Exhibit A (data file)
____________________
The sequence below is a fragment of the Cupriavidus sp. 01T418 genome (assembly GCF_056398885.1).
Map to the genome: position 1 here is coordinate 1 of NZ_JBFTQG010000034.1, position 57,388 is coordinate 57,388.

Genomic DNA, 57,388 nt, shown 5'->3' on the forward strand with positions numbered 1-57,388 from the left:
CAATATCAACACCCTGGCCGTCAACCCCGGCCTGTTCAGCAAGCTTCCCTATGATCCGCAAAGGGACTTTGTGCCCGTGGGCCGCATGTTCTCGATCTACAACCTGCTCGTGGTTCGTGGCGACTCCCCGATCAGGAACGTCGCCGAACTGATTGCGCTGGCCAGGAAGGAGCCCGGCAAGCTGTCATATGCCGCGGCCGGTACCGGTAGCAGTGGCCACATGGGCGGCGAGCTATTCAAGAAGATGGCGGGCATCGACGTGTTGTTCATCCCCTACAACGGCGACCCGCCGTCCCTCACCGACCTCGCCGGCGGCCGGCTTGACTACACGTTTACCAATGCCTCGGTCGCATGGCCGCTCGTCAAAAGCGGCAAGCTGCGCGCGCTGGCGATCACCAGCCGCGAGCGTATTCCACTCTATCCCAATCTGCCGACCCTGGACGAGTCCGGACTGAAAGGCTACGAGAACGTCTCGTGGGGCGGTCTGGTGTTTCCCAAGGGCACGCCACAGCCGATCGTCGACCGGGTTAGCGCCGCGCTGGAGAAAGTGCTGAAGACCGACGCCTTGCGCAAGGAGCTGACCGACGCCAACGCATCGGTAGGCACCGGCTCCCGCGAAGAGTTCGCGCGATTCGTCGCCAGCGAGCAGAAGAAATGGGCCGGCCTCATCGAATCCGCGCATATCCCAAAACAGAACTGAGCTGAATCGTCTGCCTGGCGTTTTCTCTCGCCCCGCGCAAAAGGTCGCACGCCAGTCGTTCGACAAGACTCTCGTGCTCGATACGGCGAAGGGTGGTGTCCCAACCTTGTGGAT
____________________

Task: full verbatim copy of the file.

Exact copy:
The sequence below is a fragment of the Cupriavidus sp. 01T418 genome (assembly GCF_056398885.1).
Map to the genome: position 1 here is coordinate 1 of NZ_JBFTQG010000034.1, position 57,388 is coordinate 57,388.

Genomic DNA, 57,388 nt, shown 5'->3' on the forward strand with positions numbered 1-57,388 from the left:
CAATATCAACACCCTGGCCGTCAACCCCGGCCTGTTCAGCAAGCTTCCCTATGATCCGCAAAGGGACTTTGTGCCCGTGGGCCGCATGTTCTCGATCTACAACCTGCTCGTGGTTCGTGGCGACTCCCCGATCAGGAACGTCGCCGAACTGATTGCGCTGGCCAGGAAGGAGCCCGGCAAGCTGTCATATGCCGCGGCCGGTACCGGTAGCAGTGGCCACATGGGCGGCGAGCTATTCAAGAAGATGGCGGGCATCGACGTGTTGTTCATCCCCTACAACGGCGACCCGCCGTCCCTCACCGACCTCGCCGGCGGCCGGCTTGACTACACGTTTACCAATGCCTCGGTCGCATGGCCGCTCGTCAAAAGCGGCAAGCTGCGCGCGCTGGCGATCACCAGCCGCGAGCGTATTCCACTCTATCCCAATCTGCCGACCCTGGACGAGTCCGGACTGAAAGGCTACGAGAACGTCTCGTGGGGCGGTCTGGTGTTTCCCAAGGGCACGCCACAGCCGATCGTCGACCGGGTTAGCGCCGCGCTGGAGAAAGTGCTGAAGACCGACGCCTTGCGCAAGGAGCTGACCGACGCCAACGCATCGGTAGGCACCGGCTCCCGCGAAGAGTTCGCGCGATTCGTCGCCAGCGAGCAGAAGAAATGGGCCGGCCTCATCGAATCCGCGCATATCCCAAAACAGAACTGAGCTGAATCGTCTGCCTGGCGTTTTCTCTCGCCCCGCGCAAAAGGTCGCACGCCAGTCGTTCGACAAGACTCTCGTGCTCGATACGGCGAAGGGTGGTGTCCCAACCTTGTGGAT